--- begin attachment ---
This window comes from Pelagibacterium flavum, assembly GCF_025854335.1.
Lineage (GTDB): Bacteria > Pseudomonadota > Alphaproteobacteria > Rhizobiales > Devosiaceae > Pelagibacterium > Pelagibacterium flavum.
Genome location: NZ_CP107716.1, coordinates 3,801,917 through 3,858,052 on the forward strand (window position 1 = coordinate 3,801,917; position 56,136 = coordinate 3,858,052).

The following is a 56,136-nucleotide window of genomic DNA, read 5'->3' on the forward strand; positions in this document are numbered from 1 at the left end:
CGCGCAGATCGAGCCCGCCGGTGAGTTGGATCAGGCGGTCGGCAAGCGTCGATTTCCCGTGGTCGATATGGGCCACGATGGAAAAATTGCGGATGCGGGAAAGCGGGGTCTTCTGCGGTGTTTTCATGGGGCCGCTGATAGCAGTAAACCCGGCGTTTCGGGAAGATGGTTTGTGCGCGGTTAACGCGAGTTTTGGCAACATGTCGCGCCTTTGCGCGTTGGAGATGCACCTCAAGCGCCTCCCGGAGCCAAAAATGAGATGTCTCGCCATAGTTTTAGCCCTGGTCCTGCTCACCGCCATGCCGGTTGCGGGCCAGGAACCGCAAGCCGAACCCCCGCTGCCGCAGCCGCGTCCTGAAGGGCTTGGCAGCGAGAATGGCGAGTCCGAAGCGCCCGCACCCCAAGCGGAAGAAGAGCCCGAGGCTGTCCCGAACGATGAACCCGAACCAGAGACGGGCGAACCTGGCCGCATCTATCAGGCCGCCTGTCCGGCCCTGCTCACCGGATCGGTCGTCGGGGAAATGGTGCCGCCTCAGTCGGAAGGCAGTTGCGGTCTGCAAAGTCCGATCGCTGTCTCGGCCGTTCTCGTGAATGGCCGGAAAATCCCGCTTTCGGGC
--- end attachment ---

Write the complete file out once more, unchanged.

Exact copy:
This window comes from Pelagibacterium flavum, assembly GCF_025854335.1.
Lineage (GTDB): Bacteria > Pseudomonadota > Alphaproteobacteria > Rhizobiales > Devosiaceae > Pelagibacterium > Pelagibacterium flavum.
Genome location: NZ_CP107716.1, coordinates 3,801,917 through 3,858,052 on the forward strand (window position 1 = coordinate 3,801,917; position 56,136 = coordinate 3,858,052).

The following is a 56,136-nucleotide window of genomic DNA, read 5'->3' on the forward strand; positions in this document are numbered from 1 at the left end:
CGCGCAGATCGAGCCCGCCGGTGAGTTGGATCAGGCGGTCGGCAAGCGTCGATTTCCCGTGGTCGATATGGGCCACGATGGAAAAATTGCGGATGCGGGAAAGCGGGGTCTTCTGCGGTGTTTTCATGGGGCCGCTGATAGCAGTAAACCCGGCGTTTCGGGAAGATGGTTTGTGCGCGGTTAACGCGAGTTTTGGCAACATGTCGCGCCTTTGCGCGTTGGAGATGCACCTCAAGCGCCTCCCGGAGCCAAAAATGAGATGTCTCGCCATAGTTTTAGCCCTGGTCCTGCTCACCGCCATGCCGGTTGCGGGCCAGGAACCGCAAGCCGAACCCCCGCTGCCGCAGCCGCGTCCTGAAGGGCTTGGCAGCGAGAATGGCGAGTCCGAAGCGCCCGCACCCCAAGCGGAAGAAGAGCCCGAGGCTGTCCCGAACGATGAACCCGAACCAGAGACGGGCGAACCTGGCCGCATCTATCAGGCCGCCTGTCCGGCCCTGCTCACCGGATCGGTCGTCGGGGAAATGGTGCCGCCTCAGTCGGAAGGCAGTTGCGGTCTGCAAAGTCCGATCGCTGTCTCGGCCGTTCTCGTGAATGGCCGGAAAATCCCGCTTTCGGGC